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Topic: hand carved stamps  (Read 6759 times)
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« on: June 06, 2006 07:23:27 AM »

I hope this is the right place for these.
 I love to carve my own stamps! If you've never tried it you should it's fun and fairly easy.
This is one I carved last night.
and here's a quick pic of my handcarved collection

If anyone wants I'm more than willing to write a quick little tutorial?
« Last Edit: June 21, 2011 03:30:02 PM by jungrrl - Reason: changed non-working images to links. » THIS ROCKS   Logged

« Reply #1 on: June 06, 2006 07:28:45 AM »

Very cool! I'd love to know how you made them  Smiley

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« Reply #2 on: June 06, 2006 07:39:54 AM »

all really cute! what did you use to make those?

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« Reply #3 on: June 06, 2006 07:40:58 AM »

I'm interested in a tute Smiley those are really neat

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« Reply #4 on: June 06, 2006 07:50:51 AM »


I would certainly LOVE to know how you made these! They are awesome! The two bottom ones in your collection look so intricate and amazing! You should totally post a tute!!!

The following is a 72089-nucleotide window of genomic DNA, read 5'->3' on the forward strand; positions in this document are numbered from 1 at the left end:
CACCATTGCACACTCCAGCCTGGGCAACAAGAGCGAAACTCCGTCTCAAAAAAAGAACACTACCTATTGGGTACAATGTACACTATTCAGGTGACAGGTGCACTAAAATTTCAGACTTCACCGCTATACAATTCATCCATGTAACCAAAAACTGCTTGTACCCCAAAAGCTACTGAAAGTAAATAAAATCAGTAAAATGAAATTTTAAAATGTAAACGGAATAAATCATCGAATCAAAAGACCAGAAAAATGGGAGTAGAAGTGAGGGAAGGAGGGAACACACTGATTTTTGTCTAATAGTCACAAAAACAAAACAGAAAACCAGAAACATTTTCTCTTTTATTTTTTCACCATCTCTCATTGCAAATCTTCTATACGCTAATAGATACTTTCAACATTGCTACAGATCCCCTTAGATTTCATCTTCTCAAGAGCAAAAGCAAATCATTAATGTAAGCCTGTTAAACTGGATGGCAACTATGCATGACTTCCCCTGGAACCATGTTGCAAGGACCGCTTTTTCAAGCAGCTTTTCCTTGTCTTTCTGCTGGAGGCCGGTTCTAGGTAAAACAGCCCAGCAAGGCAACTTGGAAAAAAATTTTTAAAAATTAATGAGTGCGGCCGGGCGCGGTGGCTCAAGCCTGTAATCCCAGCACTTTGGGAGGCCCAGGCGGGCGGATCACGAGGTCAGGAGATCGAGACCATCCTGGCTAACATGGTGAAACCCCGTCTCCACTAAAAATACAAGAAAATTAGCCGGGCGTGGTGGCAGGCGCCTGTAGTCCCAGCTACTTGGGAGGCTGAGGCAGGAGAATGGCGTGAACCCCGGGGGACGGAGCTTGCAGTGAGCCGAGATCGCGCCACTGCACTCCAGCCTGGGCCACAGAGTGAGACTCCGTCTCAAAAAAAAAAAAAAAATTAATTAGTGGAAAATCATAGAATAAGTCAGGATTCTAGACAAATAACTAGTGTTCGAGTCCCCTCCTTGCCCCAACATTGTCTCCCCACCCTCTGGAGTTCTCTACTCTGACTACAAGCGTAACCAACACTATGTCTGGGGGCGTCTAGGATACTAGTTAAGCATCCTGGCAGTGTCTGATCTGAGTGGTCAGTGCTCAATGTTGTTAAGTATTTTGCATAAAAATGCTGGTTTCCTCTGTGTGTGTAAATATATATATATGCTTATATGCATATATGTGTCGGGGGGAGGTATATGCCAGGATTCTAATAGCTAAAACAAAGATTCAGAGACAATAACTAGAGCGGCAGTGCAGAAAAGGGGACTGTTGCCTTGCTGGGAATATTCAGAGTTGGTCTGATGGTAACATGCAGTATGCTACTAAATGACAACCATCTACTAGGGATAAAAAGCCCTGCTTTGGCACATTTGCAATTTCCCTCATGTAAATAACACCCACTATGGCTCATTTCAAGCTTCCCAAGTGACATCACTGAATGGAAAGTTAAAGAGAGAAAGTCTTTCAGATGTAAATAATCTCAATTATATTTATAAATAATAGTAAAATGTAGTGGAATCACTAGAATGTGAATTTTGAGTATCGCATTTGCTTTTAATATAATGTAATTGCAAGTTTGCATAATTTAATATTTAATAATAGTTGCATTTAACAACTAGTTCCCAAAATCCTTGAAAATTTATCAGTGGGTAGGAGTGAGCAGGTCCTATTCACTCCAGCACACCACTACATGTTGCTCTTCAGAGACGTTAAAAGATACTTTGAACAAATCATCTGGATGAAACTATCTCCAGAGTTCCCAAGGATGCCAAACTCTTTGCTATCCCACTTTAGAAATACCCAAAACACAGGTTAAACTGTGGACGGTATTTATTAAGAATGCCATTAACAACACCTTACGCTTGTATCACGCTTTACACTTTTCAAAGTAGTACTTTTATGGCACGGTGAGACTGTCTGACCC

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« Reply #5 on: June 06, 2006 07:51:26 AM »

Tute? Yes!  I remember doing this way back in junior high many years ago.  I forget how we did it.  I remember something about white erasers.

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« Reply #6 on: June 06, 2006 08:00:31 AM »

I'd love a tutorial!
Is it difficult to make?

I do personal swaps!
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« Reply #7 on: June 06, 2006 08:08:35 AM »

These are great, I would love a tut

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« Reply #8 on: June 06, 2006 08:13:08 AM »

those are so nice. I too would love a tute. I like them all, but especially the flower one on the bottom.

« Reply #9 on: June 06, 2006 09:15:44 AM »

here's a quick tutorial

what you need:
image you want to carve

Linoleum cutters  http://www.dickblick.com/zz402/03/  You can find them in Micheals in the fine are section somewere near the calligraphy stuff

Artist Carving Block {rubber}  I prefer to use Steadtler as it doesn't crumble and the blades cut it like butter! Again you can find it here http://www.dickblick.com/zz404/00/

Step one- transfer or draw the image you want to carve onto the rubber. To transfer an image I use carbon paper and then go over it with an ink pen

step 2- depending on the detail of the image, I usually cut out the background first . So with this stamp I used my largest blade and cut around the image

when carving go lightly that way you have more control over how much the blade cuts.

Step 3- to do the detail work I switch to a smaller blade

step 4- carve out the inside ,leaving the line you marked, I usually leave a little extra ,giving the finished image a bit thicker lines  Tada!

ink the stamp like any other stamp and see how it looks . If you see places you missed just carve the out and go!


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